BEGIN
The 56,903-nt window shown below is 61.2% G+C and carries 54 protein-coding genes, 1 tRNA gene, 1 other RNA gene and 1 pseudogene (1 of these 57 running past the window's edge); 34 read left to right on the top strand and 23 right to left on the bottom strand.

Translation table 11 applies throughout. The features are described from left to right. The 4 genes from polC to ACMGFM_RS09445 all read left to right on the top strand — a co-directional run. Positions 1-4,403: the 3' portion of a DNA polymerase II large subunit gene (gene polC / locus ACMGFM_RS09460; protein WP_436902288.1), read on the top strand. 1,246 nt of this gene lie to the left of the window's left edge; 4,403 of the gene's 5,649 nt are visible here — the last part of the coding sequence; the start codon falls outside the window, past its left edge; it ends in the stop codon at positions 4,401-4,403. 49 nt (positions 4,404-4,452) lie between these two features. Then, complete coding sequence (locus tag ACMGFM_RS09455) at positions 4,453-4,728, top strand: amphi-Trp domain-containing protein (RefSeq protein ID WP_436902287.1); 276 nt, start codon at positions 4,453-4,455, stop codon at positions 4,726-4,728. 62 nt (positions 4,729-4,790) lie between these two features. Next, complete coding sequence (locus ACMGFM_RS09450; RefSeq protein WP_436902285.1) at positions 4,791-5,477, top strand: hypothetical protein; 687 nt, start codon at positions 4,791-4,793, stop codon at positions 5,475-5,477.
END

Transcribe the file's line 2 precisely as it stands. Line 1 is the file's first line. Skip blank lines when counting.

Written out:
Translation table 11 applies throughout. The features are described from left to right. The 4 genes from polC to ACMGFM_RS09445 all read left to right on the top strand — a co-directional run. Positions 1-4,403: the 3' portion of a DNA polymerase II large subunit gene (gene polC / locus ACMGFM_RS09460; protein WP_436902288.1), read on the top strand. 1,246 nt of this gene lie to the left of the window's left edge; 4,403 of the gene's 5,649 nt are visible here — the last part of the coding sequence; the start codon falls outside the window, past its left edge; it ends in the stop codon at positions 4,401-4,403. 49 nt (positions 4,404-4,452) lie between these two features. Then, complete coding sequence (locus tag ACMGFM_RS09455) at positions 4,453-4,728, top strand: amphi-Trp domain-containing protein (RefSeq protein ID WP_436902287.1); 276 nt, start codon at positions 4,453-4,455, stop codon at positions 4,726-4,728. 62 nt (positions 4,729-4,790) lie between these two features. Next, complete coding sequence (locus ACMGFM_RS09450; RefSeq protein WP_436902285.1) at positions 4,791-5,477, top strand: hypothetical protein; 687 nt, start codon at positions 4,791-4,793, stop codon at positions 5,475-5,477.